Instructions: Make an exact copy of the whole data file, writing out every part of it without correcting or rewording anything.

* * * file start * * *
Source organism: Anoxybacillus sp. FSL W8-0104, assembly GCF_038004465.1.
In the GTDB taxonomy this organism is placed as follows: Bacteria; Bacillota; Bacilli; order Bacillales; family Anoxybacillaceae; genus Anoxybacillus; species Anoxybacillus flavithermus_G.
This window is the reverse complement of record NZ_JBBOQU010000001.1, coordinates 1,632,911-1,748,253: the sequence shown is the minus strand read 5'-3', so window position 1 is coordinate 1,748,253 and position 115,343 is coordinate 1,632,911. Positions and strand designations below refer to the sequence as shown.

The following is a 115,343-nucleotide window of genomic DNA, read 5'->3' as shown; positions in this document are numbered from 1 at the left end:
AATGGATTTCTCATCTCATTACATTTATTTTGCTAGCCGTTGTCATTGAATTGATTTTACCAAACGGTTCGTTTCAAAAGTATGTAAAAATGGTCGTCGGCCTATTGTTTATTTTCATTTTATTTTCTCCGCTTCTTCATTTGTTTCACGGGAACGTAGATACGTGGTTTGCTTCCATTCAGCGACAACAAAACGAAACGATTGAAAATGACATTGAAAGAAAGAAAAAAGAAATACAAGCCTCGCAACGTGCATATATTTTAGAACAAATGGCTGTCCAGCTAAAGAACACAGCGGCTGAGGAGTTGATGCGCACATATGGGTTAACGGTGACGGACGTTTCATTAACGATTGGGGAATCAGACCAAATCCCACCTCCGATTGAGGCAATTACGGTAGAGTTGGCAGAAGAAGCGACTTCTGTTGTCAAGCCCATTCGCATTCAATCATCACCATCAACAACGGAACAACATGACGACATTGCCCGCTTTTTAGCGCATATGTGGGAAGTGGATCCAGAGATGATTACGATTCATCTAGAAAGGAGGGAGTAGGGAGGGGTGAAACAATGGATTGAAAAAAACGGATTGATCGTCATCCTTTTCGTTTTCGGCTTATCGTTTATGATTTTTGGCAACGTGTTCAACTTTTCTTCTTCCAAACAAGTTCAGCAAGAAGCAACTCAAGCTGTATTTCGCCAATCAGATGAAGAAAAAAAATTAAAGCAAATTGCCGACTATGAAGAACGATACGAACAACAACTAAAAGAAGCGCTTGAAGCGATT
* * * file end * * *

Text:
Source organism: Anoxybacillus sp. FSL W8-0104, assembly GCF_038004465.1.
In the GTDB taxonomy this organism is placed as follows: Bacteria; Bacillota; Bacilli; order Bacillales; family Anoxybacillaceae; genus Anoxybacillus; species Anoxybacillus flavithermus_G.
This window is the reverse complement of record NZ_JBBOQU010000001.1, coordinates 1,632,911-1,748,253: the sequence shown is the minus strand read 5'-3', so window position 1 is coordinate 1,748,253 and position 115,343 is coordinate 1,632,911. Positions and strand designations below refer to the sequence as shown.

The following is a 115,343-nucleotide window of genomic DNA, read 5'->3' as shown; positions in this document are numbered from 1 at the left end:
AATGGATTTCTCATCTCATTACATTTATTTTGCTAGCCGTTGTCATTGAATTGATTTTACCAAACGGTTCGTTTCAAAAGTATGTAAAAATGGTCGTCGGCCTATTGTTTATTTTCATTTTATTTTCTCCGCTTCTTCATTTGTTTCACGGGAACGTAGATACGTGGTTTGCTTCCATTCAGCGACAACAAAACGAAACGATTGAAAATGACATTGAAAGAAAGAAAAAAGAAATACAAGCCTCGCAACGTGCATATATTTTAGAACAAATGGCTGTCCAGCTAAAGAACACAGCGGCTGAGGAGTTGATGCGCACATATGGGTTAACGGTGACGGACGTTTCATTAACGATTGGGGAATCAGACCAAATCCCACCTCCGATTGAGGCAATTACGGTAGAGTTGGCAGAAGAAGCGACTTCTGTTGTCAAGCCCATTCGCATTCAATCATCACCATCAACAACGGAACAACATGACGACATTGCCCGCTTTTTAGCGCATATGTGGGAAGTGGATCCAGAGATGATTACGATTCATCTAGAAAGGAGGGAGTAGGGAGGGGTGAAACAATGGATTGAAAAAAACGGATTGATCGTCATCCTTTTCGTTTTCGGCTTATCGTTTATGATTTTTGGCAACGTGTTCAACTTTTCTTCTTCCAAACAAGTTCAGCAAGAAGCAACTCAAGCTGTATTTCGCCAATCAGATGAAGAAAAAAAATTAAAGCAAATTGCCGACTATGAAGAACGATACGAACAACAACTAAAAGAAGCGCTTGAAGCGATT